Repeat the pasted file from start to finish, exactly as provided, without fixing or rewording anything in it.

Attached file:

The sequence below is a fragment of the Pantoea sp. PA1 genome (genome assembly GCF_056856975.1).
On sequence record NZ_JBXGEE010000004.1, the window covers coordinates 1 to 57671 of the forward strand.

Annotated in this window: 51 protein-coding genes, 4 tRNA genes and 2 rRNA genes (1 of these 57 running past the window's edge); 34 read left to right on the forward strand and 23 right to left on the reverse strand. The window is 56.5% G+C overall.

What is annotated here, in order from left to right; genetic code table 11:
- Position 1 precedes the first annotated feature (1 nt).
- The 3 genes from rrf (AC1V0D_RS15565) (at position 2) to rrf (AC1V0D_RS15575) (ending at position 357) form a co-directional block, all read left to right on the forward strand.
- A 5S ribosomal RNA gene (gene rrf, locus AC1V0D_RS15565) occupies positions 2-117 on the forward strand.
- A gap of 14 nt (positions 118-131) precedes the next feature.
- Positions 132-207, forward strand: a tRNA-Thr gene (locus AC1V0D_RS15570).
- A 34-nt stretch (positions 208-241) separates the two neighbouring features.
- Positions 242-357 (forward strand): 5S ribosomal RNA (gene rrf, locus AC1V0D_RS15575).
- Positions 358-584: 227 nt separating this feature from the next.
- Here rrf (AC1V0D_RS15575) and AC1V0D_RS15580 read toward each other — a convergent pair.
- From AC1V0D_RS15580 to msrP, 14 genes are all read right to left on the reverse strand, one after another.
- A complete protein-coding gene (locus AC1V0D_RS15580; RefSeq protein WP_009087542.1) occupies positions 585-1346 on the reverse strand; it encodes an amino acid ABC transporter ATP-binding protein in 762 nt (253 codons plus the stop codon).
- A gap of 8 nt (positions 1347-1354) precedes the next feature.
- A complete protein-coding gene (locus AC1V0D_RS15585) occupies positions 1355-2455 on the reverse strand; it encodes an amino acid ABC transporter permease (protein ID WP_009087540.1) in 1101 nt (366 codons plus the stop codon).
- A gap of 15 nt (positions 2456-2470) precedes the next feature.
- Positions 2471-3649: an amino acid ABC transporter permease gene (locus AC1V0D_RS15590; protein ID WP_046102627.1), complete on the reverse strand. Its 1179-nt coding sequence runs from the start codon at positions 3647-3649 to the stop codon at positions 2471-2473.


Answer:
The sequence below is a fragment of the Pantoea sp. PA1 genome (genome assembly GCF_056856975.1).
On sequence record NZ_JBXGEE010000004.1, the window covers coordinates 1 to 57671 of the forward strand.

Annotated in this window: 51 protein-coding genes, 4 tRNA genes and 2 rRNA genes (1 of these 57 running past the window's edge); 34 read left to right on the forward strand and 23 right to left on the reverse strand. The window is 56.5% G+C overall.

What is annotated here, in order from left to right; genetic code table 11:
- Position 1 precedes the first annotated feature (1 nt).
- The 3 genes from rrf (AC1V0D_RS15565) (at position 2) to rrf (AC1V0D_RS15575) (ending at position 357) form a co-directional block, all read left to right on the forward strand.
- A 5S ribosomal RNA gene (gene rrf, locus AC1V0D_RS15565) occupies positions 2-117 on the forward strand.
- A gap of 14 nt (positions 118-131) precedes the next feature.
- Positions 132-207, forward strand: a tRNA-Thr gene (locus AC1V0D_RS15570).
- A 34-nt stretch (positions 208-241) separates the two neighbouring features.
- Positions 242-357 (forward strand): 5S ribosomal RNA (gene rrf, locus AC1V0D_RS15575).
- Positions 358-584: 227 nt separating this feature from the next.
- Here rrf (AC1V0D_RS15575) and AC1V0D_RS15580 read toward each other — a convergent pair.
- From AC1V0D_RS15580 to msrP, 14 genes are all read right to left on the reverse strand, one after another.
- A complete protein-coding gene (locus AC1V0D_RS15580; RefSeq protein WP_009087542.1) occupies positions 585-1346 on the reverse strand; it encodes an amino acid ABC transporter ATP-binding protein in 762 nt (253 codons plus the stop codon).
- A gap of 8 nt (positions 1347-1354) precedes the next feature.
- A complete protein-coding gene (locus AC1V0D_RS15585) occupies positions 1355-2455 on the reverse strand; it encodes an amino acid ABC transporter permease (protein ID WP_009087540.1) in 1101 nt (366 codons plus the stop codon).
- A gap of 15 nt (positions 2456-2470) precedes the next feature.
- Positions 2471-3649: an amino acid ABC transporter permease gene (locus AC1V0D_RS15590; protein ID WP_046102627.1), complete on the reverse strand. Its 1179-nt coding sequence runs from the start codon at positions 3647-3649 to the stop codon at positions 2471-2473.